The resulting new lane of traffic doubles the cargo capacity of the canal, the publication reports, noting that the new locks are 70 feet wider and 18 feet deeper than the original portion of the canal.

“The new set of locks basically tripled the capacity of the old ones. Therefore, shipping lines can use bigger ships, thus reducing their costs,” says Urrutia. “This will also reduce the shipper’s expenditure on logistics. It will also create more business opportunities, with the primary impacts being felt in trade lanes from Asia to the east coast of North America.”

Urrutia expects the expanded waterway to continue playing a crucial role for DB Schenker Panamá, with roughly one-third of shippers using it for their ocean freight. “I believe that in light of the more cost-efficient transit, the construction of a new port on the Pacific side, and the development of new logistic free trade zones, more business opportunities will open up using Panama as a regional hub.”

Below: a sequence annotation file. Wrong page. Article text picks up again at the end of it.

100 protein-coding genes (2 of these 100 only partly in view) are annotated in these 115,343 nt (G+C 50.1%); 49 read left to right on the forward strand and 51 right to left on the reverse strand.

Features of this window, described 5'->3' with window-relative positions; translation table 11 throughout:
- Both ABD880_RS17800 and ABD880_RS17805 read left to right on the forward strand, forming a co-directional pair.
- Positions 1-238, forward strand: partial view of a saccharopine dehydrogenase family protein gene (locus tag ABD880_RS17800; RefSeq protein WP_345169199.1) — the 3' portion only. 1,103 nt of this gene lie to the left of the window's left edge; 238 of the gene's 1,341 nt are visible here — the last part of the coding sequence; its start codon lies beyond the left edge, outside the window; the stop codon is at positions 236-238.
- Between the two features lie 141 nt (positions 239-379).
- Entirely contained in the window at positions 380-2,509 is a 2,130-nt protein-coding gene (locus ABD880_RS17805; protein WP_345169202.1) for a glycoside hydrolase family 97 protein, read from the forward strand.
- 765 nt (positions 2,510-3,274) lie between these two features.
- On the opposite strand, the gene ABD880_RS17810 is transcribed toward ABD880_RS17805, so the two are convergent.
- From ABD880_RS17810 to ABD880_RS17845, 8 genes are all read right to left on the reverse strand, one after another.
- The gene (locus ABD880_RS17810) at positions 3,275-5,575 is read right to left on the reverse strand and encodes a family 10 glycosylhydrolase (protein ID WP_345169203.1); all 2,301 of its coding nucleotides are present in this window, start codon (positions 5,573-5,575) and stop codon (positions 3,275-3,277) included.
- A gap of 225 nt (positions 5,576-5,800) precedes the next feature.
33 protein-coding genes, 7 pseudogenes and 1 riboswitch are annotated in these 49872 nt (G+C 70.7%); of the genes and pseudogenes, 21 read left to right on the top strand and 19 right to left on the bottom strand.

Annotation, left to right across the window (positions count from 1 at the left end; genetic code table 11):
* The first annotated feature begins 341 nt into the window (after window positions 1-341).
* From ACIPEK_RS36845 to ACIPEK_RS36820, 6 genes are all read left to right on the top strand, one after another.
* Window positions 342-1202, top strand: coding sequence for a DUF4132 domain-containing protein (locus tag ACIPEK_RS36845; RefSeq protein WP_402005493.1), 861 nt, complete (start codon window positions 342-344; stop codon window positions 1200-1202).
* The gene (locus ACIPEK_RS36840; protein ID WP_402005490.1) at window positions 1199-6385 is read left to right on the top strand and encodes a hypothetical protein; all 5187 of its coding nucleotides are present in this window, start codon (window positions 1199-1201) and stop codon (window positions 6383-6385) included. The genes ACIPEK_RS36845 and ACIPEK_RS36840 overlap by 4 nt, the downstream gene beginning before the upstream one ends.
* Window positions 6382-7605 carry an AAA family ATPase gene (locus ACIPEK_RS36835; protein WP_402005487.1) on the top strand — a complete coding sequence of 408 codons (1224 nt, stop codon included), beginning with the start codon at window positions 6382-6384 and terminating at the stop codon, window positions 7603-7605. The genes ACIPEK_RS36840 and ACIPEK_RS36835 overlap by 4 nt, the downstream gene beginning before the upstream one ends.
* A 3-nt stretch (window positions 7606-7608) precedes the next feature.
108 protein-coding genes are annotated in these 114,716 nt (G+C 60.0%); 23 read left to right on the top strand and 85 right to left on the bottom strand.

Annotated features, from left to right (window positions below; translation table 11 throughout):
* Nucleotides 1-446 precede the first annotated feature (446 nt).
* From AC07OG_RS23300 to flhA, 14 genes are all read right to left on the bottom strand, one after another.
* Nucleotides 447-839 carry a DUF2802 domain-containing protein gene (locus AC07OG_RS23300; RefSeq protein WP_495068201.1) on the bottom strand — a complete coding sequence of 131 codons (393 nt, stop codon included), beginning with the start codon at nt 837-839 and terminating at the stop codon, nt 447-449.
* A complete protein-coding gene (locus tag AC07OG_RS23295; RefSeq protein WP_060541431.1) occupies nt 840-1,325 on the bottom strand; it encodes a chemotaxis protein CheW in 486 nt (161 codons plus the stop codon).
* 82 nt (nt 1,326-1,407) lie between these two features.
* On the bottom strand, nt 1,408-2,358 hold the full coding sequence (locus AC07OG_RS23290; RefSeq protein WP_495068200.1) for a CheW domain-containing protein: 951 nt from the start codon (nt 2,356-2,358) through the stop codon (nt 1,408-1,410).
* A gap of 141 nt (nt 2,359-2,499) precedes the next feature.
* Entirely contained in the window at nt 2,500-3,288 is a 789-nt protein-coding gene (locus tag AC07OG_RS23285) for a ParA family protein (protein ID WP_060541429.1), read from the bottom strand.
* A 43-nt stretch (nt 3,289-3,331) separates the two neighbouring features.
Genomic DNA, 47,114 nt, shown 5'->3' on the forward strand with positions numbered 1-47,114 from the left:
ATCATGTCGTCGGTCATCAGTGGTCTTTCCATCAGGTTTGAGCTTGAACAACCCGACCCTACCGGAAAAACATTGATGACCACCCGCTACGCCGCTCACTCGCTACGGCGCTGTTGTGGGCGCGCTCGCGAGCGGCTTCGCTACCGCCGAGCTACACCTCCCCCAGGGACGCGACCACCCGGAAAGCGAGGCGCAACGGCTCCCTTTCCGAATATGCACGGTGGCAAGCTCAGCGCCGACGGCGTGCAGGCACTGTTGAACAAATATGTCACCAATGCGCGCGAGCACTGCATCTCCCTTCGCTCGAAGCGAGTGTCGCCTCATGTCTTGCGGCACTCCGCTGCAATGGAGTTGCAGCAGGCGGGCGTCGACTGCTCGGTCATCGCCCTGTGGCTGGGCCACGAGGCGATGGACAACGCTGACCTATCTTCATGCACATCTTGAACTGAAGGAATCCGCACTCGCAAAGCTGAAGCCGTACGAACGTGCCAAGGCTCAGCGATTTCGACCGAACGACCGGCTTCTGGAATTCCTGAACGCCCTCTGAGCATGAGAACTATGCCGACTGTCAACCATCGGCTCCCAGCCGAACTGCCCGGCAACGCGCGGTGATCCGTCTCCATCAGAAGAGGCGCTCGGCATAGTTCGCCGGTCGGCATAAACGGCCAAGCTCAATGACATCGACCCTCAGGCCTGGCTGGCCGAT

According to the American Journal of Transportation’s  Expanded Panama Canal performance exceeds expectations, the Panama Canal has attracted 15 new liner services and welcomed an average of six Neopanamax daily transits.

“The impact of this strong performance has been reflected in other parts of the world as well, principally in the ports of the East Coast of the United States,” AJOT reports, “which are in various stages of deepening and expanding their channels to meet the growing number of Neopanamax vessels now transiting the Canal.”

More Economic Expansion Ahead